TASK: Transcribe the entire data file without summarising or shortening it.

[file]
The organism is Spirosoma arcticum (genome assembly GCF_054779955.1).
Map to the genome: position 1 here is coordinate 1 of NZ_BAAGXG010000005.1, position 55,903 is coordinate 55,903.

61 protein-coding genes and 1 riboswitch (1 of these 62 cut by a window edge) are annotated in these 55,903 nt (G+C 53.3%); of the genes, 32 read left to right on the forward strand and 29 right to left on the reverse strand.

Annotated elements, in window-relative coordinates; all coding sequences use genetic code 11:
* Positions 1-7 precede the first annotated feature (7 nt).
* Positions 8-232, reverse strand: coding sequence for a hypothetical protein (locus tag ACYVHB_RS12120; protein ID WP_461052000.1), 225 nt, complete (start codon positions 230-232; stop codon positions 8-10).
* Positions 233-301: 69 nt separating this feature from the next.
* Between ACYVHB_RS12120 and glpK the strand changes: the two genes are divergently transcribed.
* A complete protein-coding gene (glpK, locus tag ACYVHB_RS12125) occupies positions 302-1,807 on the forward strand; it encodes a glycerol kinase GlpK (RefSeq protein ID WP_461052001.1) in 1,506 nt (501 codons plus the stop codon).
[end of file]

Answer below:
The organism is Spirosoma arcticum (genome assembly GCF_054779955.1).
Map to the genome: position 1 here is coordinate 1 of NZ_BAAGXG010000005.1, position 55,903 is coordinate 55,903.

61 protein-coding genes and 1 riboswitch (1 of these 62 cut by a window edge) are annotated in these 55,903 nt (G+C 53.3%); of the genes, 32 read left to right on the forward strand and 29 right to left on the reverse strand.

Annotated elements, in window-relative coordinates; all coding sequences use genetic code 11:
* Positions 1-7 precede the first annotated feature (7 nt).
* Positions 8-232, reverse strand: coding sequence for a hypothetical protein (locus tag ACYVHB_RS12120; protein ID WP_461052000.1), 225 nt, complete (start codon positions 230-232; stop codon positions 8-10).
* Positions 233-301: 69 nt separating this feature from the next.
* Between ACYVHB_RS12120 and glpK the strand changes: the two genes are divergently transcribed.
* A complete protein-coding gene (glpK, locus tag ACYVHB_RS12125) occupies positions 302-1,807 on the forward strand; it encodes a glycerol kinase GlpK (RefSeq protein ID WP_461052001.1) in 1,506 nt (501 codons plus the stop codon).